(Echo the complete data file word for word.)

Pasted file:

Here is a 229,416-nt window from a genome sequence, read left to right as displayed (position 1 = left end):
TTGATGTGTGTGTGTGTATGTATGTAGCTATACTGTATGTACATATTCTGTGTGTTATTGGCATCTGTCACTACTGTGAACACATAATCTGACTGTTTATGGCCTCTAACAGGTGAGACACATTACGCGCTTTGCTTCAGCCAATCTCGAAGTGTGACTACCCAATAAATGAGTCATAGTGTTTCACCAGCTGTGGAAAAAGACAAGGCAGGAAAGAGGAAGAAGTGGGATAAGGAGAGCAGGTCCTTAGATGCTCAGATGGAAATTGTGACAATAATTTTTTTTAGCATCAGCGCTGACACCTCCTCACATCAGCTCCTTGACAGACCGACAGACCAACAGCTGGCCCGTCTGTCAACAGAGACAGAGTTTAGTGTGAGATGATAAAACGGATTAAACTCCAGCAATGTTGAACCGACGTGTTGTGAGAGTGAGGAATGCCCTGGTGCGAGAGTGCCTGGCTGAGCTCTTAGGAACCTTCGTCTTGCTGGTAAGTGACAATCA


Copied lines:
Here is a 229,416-nt window from a genome sequence, read left to right as displayed (position 1 = left end):
TTGATGTGTGTGTGTGTATGTATGTAGCTATACTGTATGTACATATTCTGTGTGTTATTGGCATCTGTCACTACTGTGAACACATAATCTGACTGTTTATGGCCTCTAACAGGTGAGACACATTACGCGCTTTGCTTCAGCCAATCTCGAAGTGTGACTACCCAATAAATGAGTCATAGTGTTTCACCAGCTGTGGAAAAAGACAAGGCAGGAAAGAGGAAGAAGTGGGATAAGGAGAGCAGGTCCTTAGATGCTCAGATGGAAATTGTGACAATAATTTTTTTTAGCATCAGCGCTGACACCTCCTCACATCAGCTCCTTGACAGACCGACAGACCAACAGCTGGCCCGTCTGTCAACAGAGACAGAGTTTAGTGTGAGATGATAAAACGGATTAAACTCCAGCAATGTTGAACCGACGTGTTGTGAGAGTGAGGAATGCCCTGGTGCGAGAGTGCCTGGCTGAGCTCTTAGGAACCTTCGTCTTGCTGGTAAGTGACAATCA